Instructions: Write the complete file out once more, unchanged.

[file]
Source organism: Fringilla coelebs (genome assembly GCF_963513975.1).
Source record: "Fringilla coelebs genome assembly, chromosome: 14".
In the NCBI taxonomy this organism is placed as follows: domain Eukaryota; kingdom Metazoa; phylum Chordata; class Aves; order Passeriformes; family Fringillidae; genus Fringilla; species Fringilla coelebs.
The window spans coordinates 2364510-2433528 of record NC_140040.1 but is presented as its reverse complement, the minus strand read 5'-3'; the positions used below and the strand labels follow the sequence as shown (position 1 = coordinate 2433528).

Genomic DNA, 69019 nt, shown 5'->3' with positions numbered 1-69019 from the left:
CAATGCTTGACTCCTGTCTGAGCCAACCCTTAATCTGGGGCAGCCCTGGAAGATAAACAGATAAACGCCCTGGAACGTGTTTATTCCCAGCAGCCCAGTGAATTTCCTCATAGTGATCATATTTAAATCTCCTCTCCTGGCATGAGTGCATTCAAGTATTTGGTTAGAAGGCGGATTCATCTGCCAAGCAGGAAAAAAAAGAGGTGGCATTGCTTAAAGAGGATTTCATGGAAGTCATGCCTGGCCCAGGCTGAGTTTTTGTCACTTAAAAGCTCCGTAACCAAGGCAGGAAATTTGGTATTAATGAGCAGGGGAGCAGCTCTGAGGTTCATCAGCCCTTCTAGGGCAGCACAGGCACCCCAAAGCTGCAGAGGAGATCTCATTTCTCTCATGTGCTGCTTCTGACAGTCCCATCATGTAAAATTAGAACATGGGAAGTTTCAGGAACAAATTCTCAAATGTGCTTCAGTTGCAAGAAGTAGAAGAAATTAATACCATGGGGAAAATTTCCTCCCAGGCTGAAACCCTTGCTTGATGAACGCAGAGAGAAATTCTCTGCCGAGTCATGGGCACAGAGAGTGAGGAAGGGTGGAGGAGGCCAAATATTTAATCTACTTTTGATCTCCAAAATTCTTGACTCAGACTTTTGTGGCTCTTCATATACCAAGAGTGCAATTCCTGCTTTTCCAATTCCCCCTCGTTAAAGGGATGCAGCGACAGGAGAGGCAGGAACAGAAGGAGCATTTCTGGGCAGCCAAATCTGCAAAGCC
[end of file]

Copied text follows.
Source organism: Fringilla coelebs (genome assembly GCF_963513975.1).
Source record: "Fringilla coelebs genome assembly, chromosome: 14".
In the NCBI taxonomy this organism is placed as follows: domain Eukaryota; kingdom Metazoa; phylum Chordata; class Aves; order Passeriformes; family Fringillidae; genus Fringilla; species Fringilla coelebs.
The window spans coordinates 2364510-2433528 of record NC_140040.1 but is presented as its reverse complement, the minus strand read 5'-3'; the positions used below and the strand labels follow the sequence as shown (position 1 = coordinate 2433528).

Genomic DNA, 69019 nt, shown 5'->3' with positions numbered 1-69019 from the left:
CAATGCTTGACTCCTGTCTGAGCCAACCCTTAATCTGGGGCAGCCCTGGAAGATAAACAGATAAACGCCCTGGAACGTGTTTATTCCCAGCAGCCCAGTGAATTTCCTCATAGTGATCATATTTAAATCTCCTCTCCTGGCATGAGTGCATTCAAGTATTTGGTTAGAAGGCGGATTCATCTGCCAAGCAGGAAAAAAAAGAGGTGGCATTGCTTAAAGAGGATTTCATGGAAGTCATGCCTGGCCCAGGCTGAGTTTTTGTCACTTAAAAGCTCCGTAACCAAGGCAGGAAATTTGGTATTAATGAGCAGGGGAGCAGCTCTGAGGTTCATCAGCCCTTCTAGGGCAGCACAGGCACCCCAAAGCTGCAGAGGAGATCTCATTTCTCTCATGTGCTGCTTCTGACAGTCCCATCATGTAAAATTAGAACATGGGAAGTTTCAGGAACAAATTCTCAAATGTGCTTCAGTTGCAAGAAGTAGAAGAAATTAATACCATGGGGAAAATTTCCTCCCAGGCTGAAACCCTTGCTTGATGAACGCAGAGAGAAATTCTCTGCCGAGTCATGGGCACAGAGAGTGAGGAAGGGTGGAGGAGGCCAAATATTTAATCTACTTTTGATCTCCAAAATTCTTGACTCAGACTTTTGTGGCTCTTCATATACCAAGAGTGCAATTCCTGCTTTTCCAATTCCCCCTCGTTAAAGGGATGCAGCGACAGGAGAGGCAGGAACAGAAGGAGCATTTCTGGGCAGCCAAATCTGCAAAGCC